Among the conditions that the Mishnah (56b) lists as not rendering a bird a treifah, is when its innards are protruding from the body but remain uninjured. In the Gemara Rabbi Shmuel bar Rav Yitzhak adds that this is true only if the intestines did not become twisted, but if they became twisted the bird would be rendered a treifah. The suggested source for this is a passage in Sefer Devarim (32:6), where we learn that “God…made you He established you,” which is understood to mean that the internal organs sit in a certain fashion, and if they are improperly replaced the person cannot live. Although this particular situation is not enumerated in the Mishnah regarding birds, the Gemara applies this concept to all other animals, as well as humans. Tosafot explains that this is included in the Mishnah since twisted intestines are destined to become pierced or torn.
In response to this teaching, the Gemara relates the following story:
A Roman once saw a man fall from the roof to the ground so that his belly burst open and his entrails protruded. The Roman thereupon brought the son of the victim and by means of an optical illusion made out as if he slaughtered him in the presence of the father. The father became faint, sighed deeply and drew in his entrails; whereupon his belly was immediately stitched up.
Rashi explains that the Roman was aware of the above teaching and feared that if he were to touch the man’s intestines and attempt to replace them in his body, it was likely that he would be the cause of the man’s death. The purpose of this trick was to horrify the man so terribly as to cause him to take in a deep breath and draw in his entrails, thus they would be replaced without the aid of the hand of man.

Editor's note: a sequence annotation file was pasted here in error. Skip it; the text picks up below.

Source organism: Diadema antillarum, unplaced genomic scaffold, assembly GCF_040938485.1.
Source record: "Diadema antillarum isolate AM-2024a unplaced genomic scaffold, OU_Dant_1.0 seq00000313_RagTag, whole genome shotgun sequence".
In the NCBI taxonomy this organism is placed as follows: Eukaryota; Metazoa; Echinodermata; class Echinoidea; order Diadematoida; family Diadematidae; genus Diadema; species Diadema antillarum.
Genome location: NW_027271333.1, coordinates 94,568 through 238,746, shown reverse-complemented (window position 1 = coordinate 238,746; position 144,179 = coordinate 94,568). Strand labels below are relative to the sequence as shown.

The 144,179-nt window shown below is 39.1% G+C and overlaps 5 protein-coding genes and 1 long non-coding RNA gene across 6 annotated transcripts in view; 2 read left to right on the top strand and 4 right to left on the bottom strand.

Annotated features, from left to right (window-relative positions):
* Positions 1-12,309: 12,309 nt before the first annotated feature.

Chullin 58a-b: Poisons and kosher animals
Among the conditions listed in the Mishnah on today’s daf are a number of situations where an animal was poisoned, yet is still alive – would such an animal be rendered a treifah or not?
According to the Mishnah, if an animal ate hardufni – nerium oleander – it remains kosher. If the animal was bitten by a snake or if it drank poison, the Mishnah rules it does not become a treifah, yet it is forbidden to eat for reasons of danger. Shmuel teaches, however, that some poisons will render the animal a treifah. An animal that eats hiltit – Ferula assafoetida – for example, would become a treifah. He explains that hiltit is such a powerful substance that it pierces the intestines.
Hardufni, nerium oleander, is a shrub that grows to a height of four meters with hard yellow-green leaves and purple flowers. Aside from being bitter, the leaves and flowers of this plant are poisonous, and can kill animals and even people if eaten in large quantities.